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#47260 - 07/15/03 07:17 PM Phono Equip. ???
southpark Offline
Gunslinger

Registered: 07/15/03
Posts: 36
I have a good sized collection of 80's lp's and have no interest in buying "audiophile" vinyl.

My question is, as I put together a new system can turntable, cartridge and phono stage selection help minimize snaps and pops in my record collection which is pressed on used crappy vinyl with old labels etc. mixed in?

Thanks

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#47261 - 07/15/03 07:26 PM Re: Phono Equip. ???
soundhound Offline
Desperado

Registered: 04/10/02
Posts: 1857
Loc: Gusev Crater, Mars
Basically no, at least not inexpensively. There are (were?) tick and pop suppressors back in the day, but I can't recall if any are available now.

I had to deal with some noisy records when re-constructing the soundtrack to a movie I worked on a couple years ago. On one Angel pressing, I had the most expensive Sonic Solutions processing done, and in my opinion it made the recording worse overall than before, the life being sucked out of the music.

I have an LP that I actually digitally removed all the ticks and pops from on my workstation, but it took a week of work - something I'll never do again!

If you have to deal with steady state surface noise from an LP, about the only thing you can do is to reduce the high end, but of course this dulls the sound, sometimes unacceptably so.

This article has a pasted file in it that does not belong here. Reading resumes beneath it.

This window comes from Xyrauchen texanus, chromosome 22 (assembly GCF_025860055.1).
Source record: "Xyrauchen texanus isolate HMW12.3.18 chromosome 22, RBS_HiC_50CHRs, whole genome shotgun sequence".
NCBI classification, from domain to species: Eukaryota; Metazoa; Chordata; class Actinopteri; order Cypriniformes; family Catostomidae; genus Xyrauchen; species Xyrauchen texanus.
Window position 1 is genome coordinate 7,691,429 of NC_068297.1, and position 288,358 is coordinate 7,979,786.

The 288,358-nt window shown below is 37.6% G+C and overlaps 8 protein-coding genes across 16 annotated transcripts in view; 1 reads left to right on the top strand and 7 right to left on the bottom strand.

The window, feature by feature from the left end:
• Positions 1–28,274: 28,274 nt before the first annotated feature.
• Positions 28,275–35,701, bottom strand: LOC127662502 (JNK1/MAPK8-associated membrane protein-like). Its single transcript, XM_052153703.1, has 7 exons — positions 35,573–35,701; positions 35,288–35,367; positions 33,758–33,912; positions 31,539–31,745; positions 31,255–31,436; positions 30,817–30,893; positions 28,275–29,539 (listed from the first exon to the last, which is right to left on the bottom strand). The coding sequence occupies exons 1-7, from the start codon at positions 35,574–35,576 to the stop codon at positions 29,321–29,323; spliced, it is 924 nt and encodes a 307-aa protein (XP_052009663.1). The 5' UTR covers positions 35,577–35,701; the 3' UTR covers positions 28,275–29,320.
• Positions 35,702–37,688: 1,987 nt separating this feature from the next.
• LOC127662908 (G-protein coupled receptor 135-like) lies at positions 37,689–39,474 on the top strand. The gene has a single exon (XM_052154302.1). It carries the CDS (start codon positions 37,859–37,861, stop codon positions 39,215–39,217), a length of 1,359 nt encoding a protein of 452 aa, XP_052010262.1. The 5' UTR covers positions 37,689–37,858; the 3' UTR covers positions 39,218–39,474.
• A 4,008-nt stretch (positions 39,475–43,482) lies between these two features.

I would just consider the noise in your records a "feature" and sit back and enjoy - a pitcher of margaritas will help remove some of the offending noise too

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#47262 - 07/15/03 08:02 PM Re: Phono Equip. ???
southpark Offline
Gunslinger

Registered: 07/15/03
Posts: 36
I'm willing to spend about $1,500 on a TT and cartridge but am getting the feeling I might as well save my money and go cheaper.

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#47263 - 07/15/03 09:07 PM Re: Phono Equip. ???
OFCCM Offline
Gunslinger

Registered: 03/22/03
Posts: 84
Loc: Hueytown, Al. 35023
You can get a reasonable TT and Phono System and a manual record cleaning machine for under $1500. A lot of time the pops and clicks are the result of dust and dirt and even with new records you may have residual of cutting causing some build up. I have bought brand new audiphile records that had pops and clicks that were ended with cleaning in my machine. Just another thought. I mix up my own cleaning solution and it is cheap and works. It is not a big secret, everyone and his brother has a cleaning recipe.

If I was starting from scratch today with $1500, I think I would get the Music Hall MMF-7 Turntable as it comes with a very good cartridge and a good arm (list around $1000) and is shipped put together and easy to set up. Also the Project Phono Box which is only $120 and works with mc or mm (Creek, Clearaudio, Music Hall all make one for a little more. The Nitty Gritty Manual Record Cleaning Machine for abut $250. Those are all ballpark new prices you can probably do better, but if not add in shipping and you are right at $1500. That would be a nice midfi Phono system and you could upgrade the Phono Stage later. You can also find a lot of nice vinyl out there dirt cheap. Just a few thoughts.